Positioning Primary Care Physicians as the First Line of Defense against Diabetic Retinopathy and Facilitating the Primary Care to Specialist Referral Process
Incidence of Diabetes
We are seeing increasing rates of diabetes with each passing year. In 2019, the global prevalence was estimated to be 9.3%. This is predicted to increase to 10.2 % in 2030 and 10.9% by 2045. It’s estimated that approximately 50% of those with diabetes are undiagnosed. One of the unfortunate complications of diabetes is retinopathy. In the United States, approximately 4.4% of people 40 years of age and older have diabetic retinopathy. It is the leading cause of new blindness among working-age American adults. In the US, its economic burden is $493 million per year.
Health Disparities in Diabetes
As is true of most chronic health conditions, there are definite disparities when it comes to diabetes. We see higher rates in minority populations, such as Native Americans and Alaska Natives. The prevalence is also increased in those with lower levels of education. Not only are there disparities in the number of people with diabetes, but the outcomes in these individuals tend to be poorer as well. Racial and ethnic minorities have higher rates of complications from diabetes. One such complication is diabetic retinopathy. In a study examining a population of Mexican Americans, those of lower socioeconomic status had more severe diabetic retinopathy than their higher socioeconomic-status counterparts.
Addressing Health Disparities in Diabetes
To address these disparities, the populations that are most at risk must be reached. When patients are seen regularly by their primary care physician, their diabetes can be properly managed and aid the primary care to specialist referral process. Part of proper diabetes management includes screening for diabetic retinopathy, hence the need to have such important screenings be available at primary care physicians’ offices, whom patients are more likely to visit than an ophthalmologist. The American Academy of Ophthalmology, American Optometric Association, and American Diabetes Association all recommend annual dilated eye exams for those with diabetes. Of those with self-reported diabetes, only about 63.3% follow this recommendation. There are many barriers that prevent people from seeing an eye care professional, such as transportation issues, insurance problems, and finances. Some people are overwhelmed with their multiple health conditions and all the health care professionals they have to see. Limited health literacy is an issue as well, as patients struggle to understand all the guidelines surrounding diabetes management. They may also develop anxiety about potential complications, leading to avoidance. The primary care to specialist referral process can be cumbersome as well. With COVID-19, this problem is compounded, as patients want to avoid unnecessary exposure. That’s where Optomed Aurora comes in.
Non-mydriatic Screening Tool for Diabetic Retinopathy
Optomed Aurora is a portable handheld retinal camera that can be used in a primary care doctor’s office to screen for diabetic retinopathy. It’s quick and easy, so it can be delegated to staff. It doesn’t require pupil dilation, which means patients can drive themselves home. The images can easily be read via telemedicine. This streamlines the primary care to specialist referral process, by only sending those patients who really need to be seen.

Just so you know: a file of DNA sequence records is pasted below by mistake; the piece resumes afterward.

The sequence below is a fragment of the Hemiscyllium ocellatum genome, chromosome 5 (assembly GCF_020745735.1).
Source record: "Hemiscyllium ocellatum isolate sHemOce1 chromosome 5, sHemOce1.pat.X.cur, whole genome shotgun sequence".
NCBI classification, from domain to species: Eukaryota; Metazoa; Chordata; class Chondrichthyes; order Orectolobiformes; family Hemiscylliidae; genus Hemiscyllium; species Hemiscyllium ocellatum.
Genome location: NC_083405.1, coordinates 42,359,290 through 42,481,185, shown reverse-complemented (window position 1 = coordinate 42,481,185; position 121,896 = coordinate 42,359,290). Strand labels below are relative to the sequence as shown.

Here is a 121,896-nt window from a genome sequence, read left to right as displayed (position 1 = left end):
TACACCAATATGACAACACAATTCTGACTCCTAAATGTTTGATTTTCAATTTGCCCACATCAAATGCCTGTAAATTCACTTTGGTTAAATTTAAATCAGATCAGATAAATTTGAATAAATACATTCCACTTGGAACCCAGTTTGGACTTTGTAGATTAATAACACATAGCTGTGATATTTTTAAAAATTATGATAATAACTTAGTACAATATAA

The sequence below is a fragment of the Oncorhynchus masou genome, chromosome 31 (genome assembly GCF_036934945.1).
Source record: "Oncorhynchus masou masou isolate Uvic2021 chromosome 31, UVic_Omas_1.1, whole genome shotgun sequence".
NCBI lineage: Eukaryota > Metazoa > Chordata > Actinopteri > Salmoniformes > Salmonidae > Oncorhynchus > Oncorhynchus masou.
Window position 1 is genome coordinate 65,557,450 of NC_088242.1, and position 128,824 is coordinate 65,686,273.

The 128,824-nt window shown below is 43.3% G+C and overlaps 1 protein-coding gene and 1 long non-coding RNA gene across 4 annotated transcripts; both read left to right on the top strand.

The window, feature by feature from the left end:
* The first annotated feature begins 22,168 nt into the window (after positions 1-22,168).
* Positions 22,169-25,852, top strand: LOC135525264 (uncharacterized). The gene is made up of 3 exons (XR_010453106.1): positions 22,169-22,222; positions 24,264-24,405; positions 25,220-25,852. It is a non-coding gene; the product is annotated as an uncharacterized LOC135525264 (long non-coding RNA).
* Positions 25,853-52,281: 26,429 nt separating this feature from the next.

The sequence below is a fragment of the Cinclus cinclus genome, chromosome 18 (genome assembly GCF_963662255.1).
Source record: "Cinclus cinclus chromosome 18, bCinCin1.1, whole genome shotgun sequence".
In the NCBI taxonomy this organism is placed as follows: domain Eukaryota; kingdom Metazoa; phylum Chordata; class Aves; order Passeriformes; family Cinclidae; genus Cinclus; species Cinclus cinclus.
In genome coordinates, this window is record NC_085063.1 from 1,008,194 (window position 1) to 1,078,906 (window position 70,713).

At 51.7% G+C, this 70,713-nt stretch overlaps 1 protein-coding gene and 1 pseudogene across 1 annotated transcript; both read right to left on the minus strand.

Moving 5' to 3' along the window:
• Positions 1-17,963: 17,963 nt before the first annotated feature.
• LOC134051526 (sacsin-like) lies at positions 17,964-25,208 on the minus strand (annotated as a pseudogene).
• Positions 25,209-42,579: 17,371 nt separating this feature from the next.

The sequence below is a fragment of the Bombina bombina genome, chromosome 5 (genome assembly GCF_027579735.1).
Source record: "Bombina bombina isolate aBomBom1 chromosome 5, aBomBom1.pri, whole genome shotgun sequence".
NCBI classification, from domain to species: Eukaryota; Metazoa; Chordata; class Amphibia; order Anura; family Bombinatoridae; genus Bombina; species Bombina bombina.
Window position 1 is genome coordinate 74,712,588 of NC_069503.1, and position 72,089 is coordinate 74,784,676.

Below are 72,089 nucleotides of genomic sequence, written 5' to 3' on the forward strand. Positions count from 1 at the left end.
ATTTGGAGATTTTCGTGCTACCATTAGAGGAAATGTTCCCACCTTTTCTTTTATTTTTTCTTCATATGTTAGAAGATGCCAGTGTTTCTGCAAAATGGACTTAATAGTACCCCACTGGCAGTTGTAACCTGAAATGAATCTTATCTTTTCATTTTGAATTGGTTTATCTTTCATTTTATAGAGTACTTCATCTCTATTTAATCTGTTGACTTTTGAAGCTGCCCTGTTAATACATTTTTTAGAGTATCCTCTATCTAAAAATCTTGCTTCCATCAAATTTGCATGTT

Studies for Diabetic Retinopathy Screening
In a study using a non-mydriatic camera for diabetic retinopathy screening, one in five diabetics was found to have retinopathy. Participants were eighteen or older, with type 1 or type 2 diabetes. Most of the retinopathy was found at an early stage, where there is the most potential for intervention. There were also other conditions found incidentally in almost half of the participants, so there are fringe benefits to this type of screening. Cataracts, glaucoma, and macular degeneration can be identified early and managed appropriately.
Diabetic retinopathy screening with a non-mydriatic camera has been shown to be equivalent to the use of dilated fundus photography. This intervention has been shown to be cost-effective and efficient. Patients express satisfaction with the avoidance of dilation and the simplicity of the process.
Optomed Aurora to Screen for Diabetic Retinopathy
Use of Optomed Aurora with telemedicine interpretation increases access to diabetic retinopathy screening, especially where travel distance and access to transportation are issues. When patients see their primary care provider, they can be screened for diabetic retinopathy right then and there, avoiding a separate trip to an optometrist or ophthalmologist. Of course, some patients may still require care by an eye care professional, but these people can be specifically identified. This improves efficiency in the primary care to specialist referral process. In the era of COVID-19, patients can save themselves another trip to the doctor if it’s not absolutely necessary.
Staff can be effortlessly trained on the use of the camera, so the time between doctor and patient is preserved. Once images are read via telemedicine, results can quickly be reported back to the patient. Staff can relay these results, offering reassurance or coordinating referral to an optometrist or ophthalmologist as appropriate.
Optomed Aurora is a cost-effective tool that allows primary care physicians the ability to offer more comprehensive care, ultimately improving health outcomes and patient satisfaction.
Here at Optomed, our mission is to help save the vision of millions of people. By integrating our software and artificial intelligence solutions with our camera, we enable eye screening for everyone, wherever they are. To see how we can equip you to save the sight of more patients, schedule a free consultation and experience the Aurora free for 30 days!